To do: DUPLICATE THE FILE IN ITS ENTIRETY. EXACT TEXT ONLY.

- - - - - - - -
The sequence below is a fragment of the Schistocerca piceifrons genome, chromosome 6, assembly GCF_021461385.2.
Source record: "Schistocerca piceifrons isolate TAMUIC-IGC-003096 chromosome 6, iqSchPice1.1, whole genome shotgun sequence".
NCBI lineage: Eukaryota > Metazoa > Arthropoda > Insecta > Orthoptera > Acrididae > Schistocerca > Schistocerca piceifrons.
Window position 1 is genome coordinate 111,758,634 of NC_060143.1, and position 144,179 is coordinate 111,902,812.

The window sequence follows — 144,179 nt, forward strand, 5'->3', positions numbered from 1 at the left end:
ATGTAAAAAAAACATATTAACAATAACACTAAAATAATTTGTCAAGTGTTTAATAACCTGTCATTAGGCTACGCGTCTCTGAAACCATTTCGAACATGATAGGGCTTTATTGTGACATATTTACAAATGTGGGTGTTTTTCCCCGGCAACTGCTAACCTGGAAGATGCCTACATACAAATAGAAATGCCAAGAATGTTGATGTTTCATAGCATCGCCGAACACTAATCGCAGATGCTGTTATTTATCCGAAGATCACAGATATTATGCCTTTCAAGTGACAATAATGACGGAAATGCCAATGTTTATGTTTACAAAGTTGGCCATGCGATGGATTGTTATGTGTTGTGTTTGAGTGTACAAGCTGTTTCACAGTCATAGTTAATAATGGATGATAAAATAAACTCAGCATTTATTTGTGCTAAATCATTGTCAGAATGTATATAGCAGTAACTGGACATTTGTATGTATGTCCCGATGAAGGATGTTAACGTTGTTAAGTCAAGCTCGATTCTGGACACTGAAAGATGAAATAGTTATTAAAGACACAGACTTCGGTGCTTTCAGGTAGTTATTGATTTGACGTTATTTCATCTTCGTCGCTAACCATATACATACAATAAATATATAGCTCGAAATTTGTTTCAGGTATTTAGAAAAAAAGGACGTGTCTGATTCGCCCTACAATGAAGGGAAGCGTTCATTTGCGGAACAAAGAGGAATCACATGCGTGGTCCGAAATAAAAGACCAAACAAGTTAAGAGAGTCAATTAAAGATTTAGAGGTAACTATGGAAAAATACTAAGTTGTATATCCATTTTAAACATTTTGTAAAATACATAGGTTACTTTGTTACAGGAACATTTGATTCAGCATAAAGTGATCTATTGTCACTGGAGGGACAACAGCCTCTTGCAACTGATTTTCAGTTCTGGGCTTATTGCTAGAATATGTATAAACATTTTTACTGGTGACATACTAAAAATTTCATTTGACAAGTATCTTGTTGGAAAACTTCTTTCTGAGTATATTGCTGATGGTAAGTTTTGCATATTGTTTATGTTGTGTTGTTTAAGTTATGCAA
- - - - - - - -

The sequence below is a fragment of the Schistocerca piceifrons genome, chromosome 6, assembly GCF_021461385.2.
Source record: "Schistocerca piceifrons isolate TAMUIC-IGC-003096 chromosome 6, iqSchPice1.1, whole genome shotgun sequence".
NCBI lineage: Eukaryota > Metazoa > Arthropoda > Insecta > Orthoptera > Acrididae > Schistocerca > Schistocerca piceifrons.
Window position 1 is genome coordinate 111,758,634 of NC_060143.1, and position 144,179 is coordinate 111,902,812.

The window sequence follows — 144,179 nt, forward strand, 5'->3', positions numbered from 1 at the left end:
ATGTAAAAAAAACATATTAACAATAACACTAAAATAATTTGTCAAGTGTTTAATAACCTGTCATTAGGCTACGCGTCTCTGAAACCATTTCGAACATGATAGGGCTTTATTGTGACATATTTACAAATGTGGGTGTTTTTCCCCGGCAACTGCTAACCTGGAAGATGCCTACATACAAATAGAAATGCCAAGAATGTTGATGTTTCATAGCATCGCCGAACACTAATCGCAGATGCTGTTATTTATCCGAAGATCACAGATATTATGCCTTTCAAGTGACAATAATGACGGAAATGCCAATGTTTATGTTTACAAAGTTGGCCATGCGATGGATTGTTATGTGTTGTGTTTGAGTGTACAAGCTGTTTCACAGTCATAGTTAATAATGGATGATAAAATAAACTCAGCATTTATTTGTGCTAAATCATTGTCAGAATGTATATAGCAGTAACTGGACATTTGTATGTATGTCCCGATGAAGGATGTTAACGTTGTTAAGTCAAGCTCGATTCTGGACACTGAAAGATGAAATAGTTATTAAAGACACAGACTTCGGTGCTTTCAGGTAGTTATTGATTTGACGTTATTTCATCTTCGTCGCTAACCATATACATACAATAAATATATAGCTCGAAATTTGTTTCAGGTATTTAGAAAAAAAGGACGTGTCTGATTCGCCCTACAATGAAGGGAAGCGTTCATTTGCGGAACAAAGAGGAATCACATGCGTGGTCCGAAATAAAAGACCAAACAAGTTAAGAGAGTCAATTAAAGATTTAGAGGTAACTATGGAAAAATACTAAGTTGTATATCCATTTTAAACATTTTGTAAAATACATAGGTTACTTTGTTACAGGAACATTTGATTCAGCATAAAGTGATCTATTGTCACTGGAGGGACAACAGCCTCTTGCAACTGATTTTCAGTTCTGGGCTTATTGCTAGAATATGTATAAACATTTTTACTGGTGACATACTAAAAATTTCATTTGACAAGTATCTTGTTGGAAAACTTCTTTCTGAGTATATTGCTGATGGTAAGTTTTGCATATTGTTTATGTTGTGTTGTTTAAGTTATGCAA